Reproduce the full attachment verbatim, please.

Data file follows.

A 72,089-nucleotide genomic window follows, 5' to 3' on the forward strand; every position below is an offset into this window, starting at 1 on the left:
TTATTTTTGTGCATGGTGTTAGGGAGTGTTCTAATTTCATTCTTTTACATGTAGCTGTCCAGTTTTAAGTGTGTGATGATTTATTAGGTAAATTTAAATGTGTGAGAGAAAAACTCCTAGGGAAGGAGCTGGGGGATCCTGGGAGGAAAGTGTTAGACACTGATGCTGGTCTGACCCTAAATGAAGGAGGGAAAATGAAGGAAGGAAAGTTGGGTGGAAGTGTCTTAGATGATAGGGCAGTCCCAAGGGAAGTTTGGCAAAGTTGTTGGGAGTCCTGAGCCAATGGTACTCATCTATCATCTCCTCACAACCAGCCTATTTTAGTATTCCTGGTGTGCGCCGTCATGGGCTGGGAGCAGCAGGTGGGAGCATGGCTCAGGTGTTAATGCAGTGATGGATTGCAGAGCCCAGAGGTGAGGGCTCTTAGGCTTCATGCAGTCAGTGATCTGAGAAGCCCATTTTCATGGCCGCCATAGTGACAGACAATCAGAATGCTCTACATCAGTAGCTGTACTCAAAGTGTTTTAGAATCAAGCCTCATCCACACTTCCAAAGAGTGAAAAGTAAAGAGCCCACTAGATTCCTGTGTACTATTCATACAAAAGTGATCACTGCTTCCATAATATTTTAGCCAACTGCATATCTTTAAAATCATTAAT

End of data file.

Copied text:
A 72,089-nucleotide genomic window follows, 5' to 3' on the forward strand; every position below is an offset into this window, starting at 1 on the left:
TTATTTTTGTGCATGGTGTTAGGGAGTGTTCTAATTTCATTCTTTTACATGTAGCTGTCCAGTTTTAAGTGTGTGATGATTTATTAGGTAAATTTAAATGTGTGAGAGAAAAACTCCTAGGGAAGGAGCTGGGGGATCCTGGGAGGAAAGTGTTAGACACTGATGCTGGTCTGACCCTAAATGAAGGAGGGAAAATGAAGGAAGGAAAGTTGGGTGGAAGTGTCTTAGATGATAGGGCAGTCCCAAGGGAAGTTTGGCAAAGTTGTTGGGAGTCCTGAGCCAATGGTACTCATCTATCATCTCCTCACAACCAGCCTATTTTAGTATTCCTGGTGTGCGCCGTCATGGGCTGGGAGCAGCAGGTGGGAGCATGGCTCAGGTGTTAATGCAGTGATGGATTGCAGAGCCCAGAGGTGAGGGCTCTTAGGCTTCATGCAGTCAGTGATCTGAGAAGCCCATTTTCATGGCCGCCATAGTGACAGACAATCAGAATGCTCTACATCAGTAGCTGTACTCAAAGTGTTTTAGAATCAAGCCTCATCCACACTTCCAAAGAGTGAAAAGTAAAGAGCCCACTAGATTCCTGTGTACTATTCATACAAAAGTGATCACTGCTTCCATAATATTTTAGCCAACTGCATATCTTTAAAATCATTAAT